How much contents insurance do I need?

Table Content Insurance

Not sure how much contents insurance you need or if you should even get it? You’re not the only one.

Contents insurance is a wonderful way of being able to keep your most prized possessions safe and sound. This guide will highlight the reasons why you might need contents insurance and how to determine how much cover you really need.

­Why do I need contents insurance?

It’s hard to imagine fire destroying your house and everything in it, or coming home one day and finding that thieves have stolen your most treasured jewellery, your expensive laptop or your camera.

Contents insurance is different from home insurance, which just covers the building itself. Realistically, everyone needs contents insurance whether they own their own home or are renting.

Contents insurance gives you financial protection in the event of the unthinkable: losing everything you own. It will also cover partial loss or damage and can include insurance for those things you frequently take out of the house.

How much contents insurance do I need?

There is a wide range of contents insurance policies to suit different people and circumstances. If you are a homeowner, you can buy contents insurance along with your home insurance.

If you have a home office, there are extra options available to cover your essential work items, and if you often travel with portable valuables like a laptop or camera, there are insurance options to cover them.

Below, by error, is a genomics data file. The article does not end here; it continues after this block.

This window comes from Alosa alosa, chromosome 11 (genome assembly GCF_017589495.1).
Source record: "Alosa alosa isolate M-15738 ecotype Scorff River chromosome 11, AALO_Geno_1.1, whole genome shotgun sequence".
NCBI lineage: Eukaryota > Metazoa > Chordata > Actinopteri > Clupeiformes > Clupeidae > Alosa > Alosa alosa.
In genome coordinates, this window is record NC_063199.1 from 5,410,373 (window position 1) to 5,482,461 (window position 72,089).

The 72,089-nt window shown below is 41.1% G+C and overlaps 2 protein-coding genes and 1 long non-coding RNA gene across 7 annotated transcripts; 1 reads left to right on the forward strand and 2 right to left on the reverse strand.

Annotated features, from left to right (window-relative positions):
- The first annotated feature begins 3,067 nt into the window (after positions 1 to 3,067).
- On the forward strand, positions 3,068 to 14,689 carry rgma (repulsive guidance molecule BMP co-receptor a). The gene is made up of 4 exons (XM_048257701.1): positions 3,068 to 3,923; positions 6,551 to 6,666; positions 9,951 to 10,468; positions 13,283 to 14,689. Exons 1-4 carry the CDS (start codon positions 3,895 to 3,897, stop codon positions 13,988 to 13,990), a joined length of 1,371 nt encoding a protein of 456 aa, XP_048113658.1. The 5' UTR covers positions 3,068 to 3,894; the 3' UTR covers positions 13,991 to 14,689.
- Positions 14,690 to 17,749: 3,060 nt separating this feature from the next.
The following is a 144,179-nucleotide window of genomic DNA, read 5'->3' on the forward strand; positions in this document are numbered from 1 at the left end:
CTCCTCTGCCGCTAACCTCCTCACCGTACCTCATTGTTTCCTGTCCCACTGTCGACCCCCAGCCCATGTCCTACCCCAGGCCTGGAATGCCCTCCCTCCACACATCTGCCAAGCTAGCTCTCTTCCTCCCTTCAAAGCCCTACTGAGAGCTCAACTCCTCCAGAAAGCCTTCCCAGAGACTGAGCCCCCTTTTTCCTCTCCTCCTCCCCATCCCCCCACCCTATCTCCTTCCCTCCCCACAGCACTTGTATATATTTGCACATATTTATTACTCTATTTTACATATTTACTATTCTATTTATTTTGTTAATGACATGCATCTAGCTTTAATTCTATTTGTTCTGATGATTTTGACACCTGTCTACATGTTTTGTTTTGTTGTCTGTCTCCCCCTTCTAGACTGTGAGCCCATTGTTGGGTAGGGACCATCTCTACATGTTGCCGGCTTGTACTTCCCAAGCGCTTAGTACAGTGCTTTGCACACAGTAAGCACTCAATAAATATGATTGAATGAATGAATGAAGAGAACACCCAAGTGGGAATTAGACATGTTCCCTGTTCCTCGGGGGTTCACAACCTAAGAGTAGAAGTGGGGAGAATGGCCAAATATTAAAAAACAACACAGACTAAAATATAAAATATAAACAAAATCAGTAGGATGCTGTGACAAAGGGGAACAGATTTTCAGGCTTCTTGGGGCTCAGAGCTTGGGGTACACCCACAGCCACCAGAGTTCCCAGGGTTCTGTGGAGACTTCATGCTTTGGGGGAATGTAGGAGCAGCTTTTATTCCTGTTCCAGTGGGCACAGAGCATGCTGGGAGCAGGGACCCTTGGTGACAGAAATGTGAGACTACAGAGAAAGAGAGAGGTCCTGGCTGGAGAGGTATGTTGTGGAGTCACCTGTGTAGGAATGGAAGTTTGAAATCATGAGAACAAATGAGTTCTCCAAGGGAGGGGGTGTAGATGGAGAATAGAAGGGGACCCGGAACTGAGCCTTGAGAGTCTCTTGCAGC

Many people deliberately choose to underinsure their home contents as a way of paying a lower premium. However, this approach can backfire terribly. If your house burns down in a fire and you have lost all your possessions, you wouldn’t be able to replace everything.

Calculating contents insurance: Think replacement value, not worth

It can be easy to end up with contents insurance without really thinking about the amount of money you would need to replace everything you own.

  • Keep track of your belongings. It can be hard to keep track of all your belongings and remember their value, especially if you haven’t written them all down. Over the years you may have bought new valuables or received expensive gifts. If you haven't reviewed your home contents since you first took out insurance many years ago, it might be time to take another look.
  • Costs add up. Some of your old pieces of furniture might not seem that valuable any more, but if you lost them in a fire, the cost of replacing them would be huge. That old couch you probably couldn’t sell for $50 could cost more than $1000 to replace.
  • Cover for all scenarios. Those small, valuable items like laptops, cameras and jewellery are at risk of theft. Thieves are not likely to steal larger items, such as fridges, curtains, washing machines and beds, but they can still be destroyed by fire or flood.
  • Get an accurate estimation. You might try to estimate the total value of your possessions by doing a quick mental calculation and using that figure as your insured amount. But you’ll get a far more accurate figure if you walk through each room of your house and write a list of every valuable item you own and its value. You’ll be surprised at how much it would cost to replace everything in the event of a fire.